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Published On: Mon, Nov 30th, 2015

ADF warns VA of religious discrimination over Christmas expression in work areas

Alliance Defending Freedom sent a letter to the U.S. Department of Veterans Affairs’ Salem, Va., medical center after it issued a Christmas memo to its employees that explained they are only “permitted to engage in private religious expression in their personal work areas that are not regularly open to the public” in an effort to extend “a happy holiday season in a manner that is welcoming to all.” The wording of the memo leaves open the possibility that employees could be punished for Christmas decorations or “merry Christmas” greetings to veterans except in personal workstations that are out of public view.

Reportedly in the wake of complaints from employees, the VA rescinded the memo’s ban on Christmas trees, saying that they are allowed but only if accompanied by other symbols of the season; however, the VA has not clarified its position on religious expression.

Photo Brandon Jones

Photo Brandon Jones

“It’s ridiculous that people have to think twice about whether it’s okay to celebrate Christmas as Christmas rather than some watered-down winter holiday,” said ADF Senior Counsel Erik Stanley. “The courts have never ruled that government employees must hide any hint of religious expression. To the contrary, the courts have clearly stated that any such requirement demonstrates an unconstitutional hostility toward religion. If government bureaucrats are afraid of causing offense, they should realize that rules like this offend both the First Amendment and the overwhelming majority of Americans, 95 percent of whom celebrate Christmas.”

“It is a fundamental principle of constitutional law that government officials may not censor speech simply because the speech is religious or contains a religious perspective…,” the ADF letter explains. “In Tucker v. State of California Department of Education, for example, the federal court struck down as unconstitutional a policy that prohibited government employees from displaying any religious artifacts, tracts, or materials outside their offices or cubicles, and also prohibited any oral or written religious advocacy in the workplace.”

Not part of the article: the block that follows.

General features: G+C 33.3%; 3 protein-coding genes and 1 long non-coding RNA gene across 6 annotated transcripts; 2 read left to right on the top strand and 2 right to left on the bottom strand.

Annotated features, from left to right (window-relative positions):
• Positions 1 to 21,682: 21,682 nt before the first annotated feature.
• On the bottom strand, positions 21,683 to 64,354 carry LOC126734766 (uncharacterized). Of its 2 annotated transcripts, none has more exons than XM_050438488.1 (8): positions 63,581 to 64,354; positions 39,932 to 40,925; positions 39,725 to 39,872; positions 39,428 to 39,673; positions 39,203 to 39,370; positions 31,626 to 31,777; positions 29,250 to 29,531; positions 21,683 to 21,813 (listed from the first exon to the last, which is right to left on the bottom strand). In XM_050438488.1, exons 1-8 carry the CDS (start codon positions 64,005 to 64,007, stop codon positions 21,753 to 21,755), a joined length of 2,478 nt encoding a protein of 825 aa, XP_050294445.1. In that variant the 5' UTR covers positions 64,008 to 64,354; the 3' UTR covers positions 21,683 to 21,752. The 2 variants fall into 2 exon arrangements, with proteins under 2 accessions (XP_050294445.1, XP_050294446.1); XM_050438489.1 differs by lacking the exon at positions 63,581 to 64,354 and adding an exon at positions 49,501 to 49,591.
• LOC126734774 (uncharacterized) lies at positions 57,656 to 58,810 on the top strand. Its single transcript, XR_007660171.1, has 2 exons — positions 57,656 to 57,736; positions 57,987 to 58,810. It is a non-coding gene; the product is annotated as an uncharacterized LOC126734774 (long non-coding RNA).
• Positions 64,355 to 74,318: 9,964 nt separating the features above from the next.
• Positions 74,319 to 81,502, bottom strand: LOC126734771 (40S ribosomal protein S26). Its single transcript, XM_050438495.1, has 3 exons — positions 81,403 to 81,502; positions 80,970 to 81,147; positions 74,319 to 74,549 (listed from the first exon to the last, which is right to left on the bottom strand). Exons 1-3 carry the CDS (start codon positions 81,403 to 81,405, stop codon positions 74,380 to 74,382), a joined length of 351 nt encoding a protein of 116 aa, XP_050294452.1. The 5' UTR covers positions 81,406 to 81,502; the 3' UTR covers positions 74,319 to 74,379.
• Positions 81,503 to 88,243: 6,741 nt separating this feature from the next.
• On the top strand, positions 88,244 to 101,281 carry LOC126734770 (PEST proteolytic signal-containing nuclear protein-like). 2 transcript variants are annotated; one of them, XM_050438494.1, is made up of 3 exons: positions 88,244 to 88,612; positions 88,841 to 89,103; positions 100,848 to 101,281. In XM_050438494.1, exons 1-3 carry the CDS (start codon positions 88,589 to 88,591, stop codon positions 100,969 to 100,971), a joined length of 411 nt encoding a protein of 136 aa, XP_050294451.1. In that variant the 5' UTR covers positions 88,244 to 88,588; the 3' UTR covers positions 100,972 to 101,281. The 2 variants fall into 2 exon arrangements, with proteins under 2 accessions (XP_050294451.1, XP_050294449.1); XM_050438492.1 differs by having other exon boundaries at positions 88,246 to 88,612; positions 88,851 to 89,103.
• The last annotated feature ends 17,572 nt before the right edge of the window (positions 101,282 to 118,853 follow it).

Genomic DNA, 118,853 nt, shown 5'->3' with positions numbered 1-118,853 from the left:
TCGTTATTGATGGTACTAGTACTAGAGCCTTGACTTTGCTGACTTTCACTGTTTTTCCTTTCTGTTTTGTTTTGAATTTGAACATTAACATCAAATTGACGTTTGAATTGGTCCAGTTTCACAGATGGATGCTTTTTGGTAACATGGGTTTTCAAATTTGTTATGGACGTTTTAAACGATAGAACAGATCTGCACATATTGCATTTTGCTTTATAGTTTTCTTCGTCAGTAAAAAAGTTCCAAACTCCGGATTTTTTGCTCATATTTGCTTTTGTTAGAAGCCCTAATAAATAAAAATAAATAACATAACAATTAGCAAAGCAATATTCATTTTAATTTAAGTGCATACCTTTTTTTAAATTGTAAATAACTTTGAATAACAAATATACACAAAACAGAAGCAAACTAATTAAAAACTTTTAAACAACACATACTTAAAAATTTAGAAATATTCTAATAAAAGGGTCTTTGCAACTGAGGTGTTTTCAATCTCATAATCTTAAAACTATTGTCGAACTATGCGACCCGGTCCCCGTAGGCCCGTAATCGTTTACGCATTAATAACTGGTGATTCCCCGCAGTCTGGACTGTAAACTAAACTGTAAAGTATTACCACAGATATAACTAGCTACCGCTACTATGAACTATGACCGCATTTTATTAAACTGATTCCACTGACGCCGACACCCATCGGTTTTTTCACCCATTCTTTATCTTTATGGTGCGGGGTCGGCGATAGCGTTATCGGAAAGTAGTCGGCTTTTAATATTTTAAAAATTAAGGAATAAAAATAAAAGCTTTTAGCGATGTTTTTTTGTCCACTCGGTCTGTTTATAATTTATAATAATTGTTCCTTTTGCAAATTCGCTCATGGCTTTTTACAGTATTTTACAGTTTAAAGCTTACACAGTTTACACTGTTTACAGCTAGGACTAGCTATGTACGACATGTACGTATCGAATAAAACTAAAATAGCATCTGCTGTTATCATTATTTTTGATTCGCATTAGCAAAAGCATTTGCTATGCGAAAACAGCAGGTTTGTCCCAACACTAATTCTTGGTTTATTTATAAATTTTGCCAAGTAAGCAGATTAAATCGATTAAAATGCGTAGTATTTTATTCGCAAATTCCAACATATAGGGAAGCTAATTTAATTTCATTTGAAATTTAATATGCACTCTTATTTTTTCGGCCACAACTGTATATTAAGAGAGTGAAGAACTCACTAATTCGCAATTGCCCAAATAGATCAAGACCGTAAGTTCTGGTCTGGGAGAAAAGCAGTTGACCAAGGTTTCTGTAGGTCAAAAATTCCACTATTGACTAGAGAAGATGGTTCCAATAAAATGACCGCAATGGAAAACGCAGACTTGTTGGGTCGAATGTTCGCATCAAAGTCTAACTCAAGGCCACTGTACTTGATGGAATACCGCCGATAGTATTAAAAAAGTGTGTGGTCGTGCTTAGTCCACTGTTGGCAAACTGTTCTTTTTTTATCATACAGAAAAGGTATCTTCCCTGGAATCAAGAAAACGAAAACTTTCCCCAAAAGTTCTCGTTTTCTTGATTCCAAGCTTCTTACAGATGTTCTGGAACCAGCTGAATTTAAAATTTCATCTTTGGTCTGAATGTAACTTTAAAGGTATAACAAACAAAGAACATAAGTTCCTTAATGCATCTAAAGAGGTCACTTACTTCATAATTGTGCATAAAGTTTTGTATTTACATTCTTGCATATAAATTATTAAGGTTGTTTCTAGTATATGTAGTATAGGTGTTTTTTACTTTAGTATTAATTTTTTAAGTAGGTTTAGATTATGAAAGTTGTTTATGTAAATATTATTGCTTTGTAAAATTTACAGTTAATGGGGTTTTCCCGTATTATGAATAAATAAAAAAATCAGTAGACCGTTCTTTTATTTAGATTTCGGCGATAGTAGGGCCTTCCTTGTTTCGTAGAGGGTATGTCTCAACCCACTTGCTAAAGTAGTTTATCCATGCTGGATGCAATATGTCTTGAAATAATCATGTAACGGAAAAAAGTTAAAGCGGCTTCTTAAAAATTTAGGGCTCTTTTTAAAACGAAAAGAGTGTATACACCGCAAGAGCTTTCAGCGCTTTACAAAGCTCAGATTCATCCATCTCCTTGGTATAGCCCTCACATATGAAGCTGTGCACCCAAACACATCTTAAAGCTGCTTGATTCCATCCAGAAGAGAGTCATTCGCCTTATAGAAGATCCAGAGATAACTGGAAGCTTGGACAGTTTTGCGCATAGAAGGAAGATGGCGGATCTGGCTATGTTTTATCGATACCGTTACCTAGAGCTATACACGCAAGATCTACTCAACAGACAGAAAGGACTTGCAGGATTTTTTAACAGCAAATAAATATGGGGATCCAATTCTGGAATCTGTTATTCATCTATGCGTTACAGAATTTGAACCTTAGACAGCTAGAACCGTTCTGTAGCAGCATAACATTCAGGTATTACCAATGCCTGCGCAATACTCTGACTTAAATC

The court concluded that “banning the posting of all religious materials and information in all areas of an office building except in employees’ private cubicles…is not a reasonable means of achieving the state’s legitimate ends.”

“In short, the email directive you sent infringes upon your employees’ First Amendment rights…,” the letter states. “Please respond to this letter in writing with assurances that the Salem VA will respect the rights of its employees and veterans it services.”

“By enforcing a strict and intolerant regime, the Salem VA is muzzling the very religious diversity it purportedly promotes,” said ADF Legal Counsel and Director of Military Affairs Daniel Briggs, a former Air Force JAG officer. “If the VA truly seeks diversity, it must be genuine in its pursuit and recognize the constitutionally guaranteed freedom of public employees to exercise their sincerely held religious beliefs without coercion from the government.”

In its ruling last year in the ADF case Town of Greece v. Galloway, the U.S. Supreme Court explained, “Offense…does not equate to coercion. Adults often encounter speech they find disagreeable; and an Establishment Clause violation is not made out any time a person experiences a sense of affront from the expression of contrary religious views.”

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